Touched by the stories of the men who perished on the marches, Mr Charuruks has spent the past seven years replanting the Australian, British, Borneo and Contemplation Gardens, fixing and repainting the walls and digging out layer upon layer of rubbish, often at his own expense.

"I have an emotional attachment with these men, I can't walk away from them now," Mr Charuruks says.

The complete restoration of the Kundasang Memorial Gardens consumes the 61-year-old, who sleeps on site, checking on his wife, cat and dog in Kota Kinabalu twice a week.

Beautiful gardens, filled with rare orchids, heliconia, ginger, ferns and roses are pesticide free and need continual replanting by Mr Charuruks, who also conducts guided tours.

A weakened supporting wall at the Contemplation Garden has been demolished and he has designed a panoramic pergola with Roman pillars and views of the surrounding farmland.

This will complement the memorial hall for which the Australian Government contributed $155,000. There, the young faces of many of those lost hang from the walls above anecdotes and words of thanks from the families they left behind.

Mr Charuruks takes me to where he will build disabled ramps up to gardens, pulling rubbish out of the grass as he goes.

He tells me he won't wait for funds to come through - former State and Federal MP Graham Edwards, who is in a wheelchair, was unable to pay his respects at the gardens and others are missing out.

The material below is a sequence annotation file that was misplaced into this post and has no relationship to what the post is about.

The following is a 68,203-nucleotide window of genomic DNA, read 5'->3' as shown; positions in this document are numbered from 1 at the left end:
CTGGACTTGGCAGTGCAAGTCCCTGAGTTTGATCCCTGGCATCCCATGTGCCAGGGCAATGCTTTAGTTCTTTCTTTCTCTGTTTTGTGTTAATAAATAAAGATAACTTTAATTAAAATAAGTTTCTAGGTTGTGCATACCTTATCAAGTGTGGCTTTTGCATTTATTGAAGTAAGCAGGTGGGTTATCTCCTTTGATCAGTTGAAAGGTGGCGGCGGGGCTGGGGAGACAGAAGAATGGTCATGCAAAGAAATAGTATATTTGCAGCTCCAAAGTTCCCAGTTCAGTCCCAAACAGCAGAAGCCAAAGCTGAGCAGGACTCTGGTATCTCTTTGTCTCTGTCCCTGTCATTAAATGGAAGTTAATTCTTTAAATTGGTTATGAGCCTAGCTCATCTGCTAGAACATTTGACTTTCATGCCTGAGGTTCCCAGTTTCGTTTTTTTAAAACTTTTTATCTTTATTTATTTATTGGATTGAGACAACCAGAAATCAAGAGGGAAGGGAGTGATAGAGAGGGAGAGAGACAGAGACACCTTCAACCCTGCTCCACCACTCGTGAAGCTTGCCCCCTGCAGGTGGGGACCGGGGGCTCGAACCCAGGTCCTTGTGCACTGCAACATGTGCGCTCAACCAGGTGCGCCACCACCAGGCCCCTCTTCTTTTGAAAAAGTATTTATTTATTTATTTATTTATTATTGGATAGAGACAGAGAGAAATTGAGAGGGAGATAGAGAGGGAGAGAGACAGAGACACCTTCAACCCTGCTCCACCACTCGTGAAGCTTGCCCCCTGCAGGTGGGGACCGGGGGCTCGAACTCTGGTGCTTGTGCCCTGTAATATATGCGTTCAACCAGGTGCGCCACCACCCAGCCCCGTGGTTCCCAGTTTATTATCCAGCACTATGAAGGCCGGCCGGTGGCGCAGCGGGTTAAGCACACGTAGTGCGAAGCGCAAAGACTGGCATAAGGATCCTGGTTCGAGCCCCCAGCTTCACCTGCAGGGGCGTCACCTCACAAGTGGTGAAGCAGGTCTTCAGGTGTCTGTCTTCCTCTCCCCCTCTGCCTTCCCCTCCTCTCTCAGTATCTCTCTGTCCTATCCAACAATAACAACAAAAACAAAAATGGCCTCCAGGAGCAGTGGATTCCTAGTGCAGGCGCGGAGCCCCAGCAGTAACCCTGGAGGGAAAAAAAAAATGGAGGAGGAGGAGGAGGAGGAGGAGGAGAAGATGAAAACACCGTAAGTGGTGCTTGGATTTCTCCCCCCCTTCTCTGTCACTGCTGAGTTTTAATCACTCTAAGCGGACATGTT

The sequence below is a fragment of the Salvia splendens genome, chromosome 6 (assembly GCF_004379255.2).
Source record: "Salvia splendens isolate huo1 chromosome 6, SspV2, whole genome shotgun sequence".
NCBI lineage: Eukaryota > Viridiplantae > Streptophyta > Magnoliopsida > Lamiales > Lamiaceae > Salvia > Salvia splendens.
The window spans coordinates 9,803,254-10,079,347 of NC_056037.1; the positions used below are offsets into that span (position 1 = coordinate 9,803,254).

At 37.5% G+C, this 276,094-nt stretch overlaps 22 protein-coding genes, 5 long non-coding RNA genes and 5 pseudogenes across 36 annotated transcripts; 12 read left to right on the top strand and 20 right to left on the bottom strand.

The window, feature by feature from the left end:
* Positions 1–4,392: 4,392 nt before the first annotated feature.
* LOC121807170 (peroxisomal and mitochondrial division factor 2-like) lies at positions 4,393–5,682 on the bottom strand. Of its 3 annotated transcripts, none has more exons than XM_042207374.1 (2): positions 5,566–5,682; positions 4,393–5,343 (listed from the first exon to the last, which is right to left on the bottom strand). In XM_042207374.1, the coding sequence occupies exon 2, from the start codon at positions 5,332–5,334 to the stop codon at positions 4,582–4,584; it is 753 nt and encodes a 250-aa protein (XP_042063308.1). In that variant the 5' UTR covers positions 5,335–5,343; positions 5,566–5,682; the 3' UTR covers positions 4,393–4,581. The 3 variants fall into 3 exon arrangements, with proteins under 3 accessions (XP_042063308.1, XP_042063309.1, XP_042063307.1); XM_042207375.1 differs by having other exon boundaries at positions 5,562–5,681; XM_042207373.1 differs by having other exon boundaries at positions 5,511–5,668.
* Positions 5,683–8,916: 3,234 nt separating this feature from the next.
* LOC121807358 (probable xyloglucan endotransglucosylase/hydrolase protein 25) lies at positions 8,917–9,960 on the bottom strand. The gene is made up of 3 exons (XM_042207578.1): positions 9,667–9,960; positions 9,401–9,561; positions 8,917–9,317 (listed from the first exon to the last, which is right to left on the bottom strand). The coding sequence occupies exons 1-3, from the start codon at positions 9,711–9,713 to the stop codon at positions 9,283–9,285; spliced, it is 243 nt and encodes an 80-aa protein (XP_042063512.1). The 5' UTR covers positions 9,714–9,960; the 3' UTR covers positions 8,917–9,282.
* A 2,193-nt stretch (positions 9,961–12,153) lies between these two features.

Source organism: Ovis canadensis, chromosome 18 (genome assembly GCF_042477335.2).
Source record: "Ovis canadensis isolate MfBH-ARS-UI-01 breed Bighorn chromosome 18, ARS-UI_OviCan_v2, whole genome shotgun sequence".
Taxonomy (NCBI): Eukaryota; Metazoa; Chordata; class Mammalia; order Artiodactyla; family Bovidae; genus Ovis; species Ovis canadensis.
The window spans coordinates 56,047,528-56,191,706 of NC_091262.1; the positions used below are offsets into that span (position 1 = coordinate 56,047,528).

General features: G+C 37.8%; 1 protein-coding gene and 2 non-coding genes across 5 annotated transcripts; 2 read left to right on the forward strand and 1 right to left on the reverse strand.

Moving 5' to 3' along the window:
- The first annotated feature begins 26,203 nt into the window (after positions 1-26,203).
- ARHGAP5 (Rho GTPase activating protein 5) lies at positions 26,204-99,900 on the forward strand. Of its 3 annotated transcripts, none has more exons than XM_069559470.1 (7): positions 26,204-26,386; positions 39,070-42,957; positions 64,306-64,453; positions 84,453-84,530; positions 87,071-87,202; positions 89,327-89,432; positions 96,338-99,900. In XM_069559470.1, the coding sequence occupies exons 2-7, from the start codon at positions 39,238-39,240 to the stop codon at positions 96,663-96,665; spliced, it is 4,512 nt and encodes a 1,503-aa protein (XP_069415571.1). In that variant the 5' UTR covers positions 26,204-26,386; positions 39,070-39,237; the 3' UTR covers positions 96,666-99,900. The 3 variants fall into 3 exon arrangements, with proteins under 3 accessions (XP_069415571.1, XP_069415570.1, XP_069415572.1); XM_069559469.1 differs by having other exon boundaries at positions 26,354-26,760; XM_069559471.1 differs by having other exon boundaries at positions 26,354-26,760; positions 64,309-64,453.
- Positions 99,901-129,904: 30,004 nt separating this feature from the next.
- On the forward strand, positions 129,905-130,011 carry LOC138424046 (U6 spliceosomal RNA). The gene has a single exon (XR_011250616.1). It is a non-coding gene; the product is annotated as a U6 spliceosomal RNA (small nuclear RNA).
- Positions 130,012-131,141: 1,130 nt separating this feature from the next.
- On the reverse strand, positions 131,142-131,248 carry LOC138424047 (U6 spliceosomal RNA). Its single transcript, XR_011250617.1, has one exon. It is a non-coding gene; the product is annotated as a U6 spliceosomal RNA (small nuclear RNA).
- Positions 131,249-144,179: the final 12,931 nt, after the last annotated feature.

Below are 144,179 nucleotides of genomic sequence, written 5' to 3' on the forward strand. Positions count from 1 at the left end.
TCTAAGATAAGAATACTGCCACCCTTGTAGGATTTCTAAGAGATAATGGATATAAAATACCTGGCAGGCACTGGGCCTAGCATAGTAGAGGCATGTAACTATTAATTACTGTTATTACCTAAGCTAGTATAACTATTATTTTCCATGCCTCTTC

"Many of the people the ramp will help are old, some of these soldiers are in their 90s," Mr Charuruks says.

Made a Member of the Order of the British Empire, Mr Charuruks says he initially didn't know what the award meant but he's happy for anything that will keep alive the memory of the men who died on the death marches.

"Many tourists come from Australia, New Zealand and Britain and they aren't aware of Sandakan. It's important that they know."

He hopes the time will come when the gardens, which have a modest entry fee of RM10 ($3.10) for foreigners and a small refreshment shop, can support themselves. Then he will join his daughter in Perth and spend his days fishing and golfing.

"Until then, I'm going nowhere. This memory must survive," he declares resolutely.

I ask him exactly how much of his own money he's spent. Embarrassed, he says his wife has a better idea than he has.

"Something like $500,000," Mr Charuruks eventually answers.

"I must admit I've used the odd donation for my petrol, it's getting so expensive."

It's the least he deserves.


FACT FILE

• Malaysia Airlines flies three times a week between Perth and Kota Kinabalu in Sabah. Flights leave Perth each Monday, Wednesday and Friday at 12.45am arriving in Kota Kinabalu at 6.25am. Flights return from Kota Kinabalu each Sunday, Tuesday and Thursday at 6pm arriving in Perth at 11.35pm. See www.malaysiaairlines.com

• Sabah Tea Plantation is at Ranau about two hours from Kota Kinabalu. Activities include a Tea Factory Tour with or without lunch at the delicious on-site restaurant. There are also one and two-night packages with trekking and local sightseeing with accommodation at the plantation. Senior plantation guide Meliden Giking is an experienced trekker who has retraced the steps of the PoWs on the death marches. Go to www.sabahtea.com.my.

• Borneo Eco Tours has packages which include visits to the tea plantation. See www.borneoecotours.com.

• The Kundasang War Memorial is open daily from 8.30am-5.30pm. Admission is RM10 ($3.10).

• For more information about Sabah including maps and suggested itineraries, see www.sabahtourism.com.

Niall McIlroy visited Sabah as a guest of Sabah Tourism and Malaysia Airlines: Read more about Malaysia in our 11-page guide in Travel in The Weekend West.

The West Australian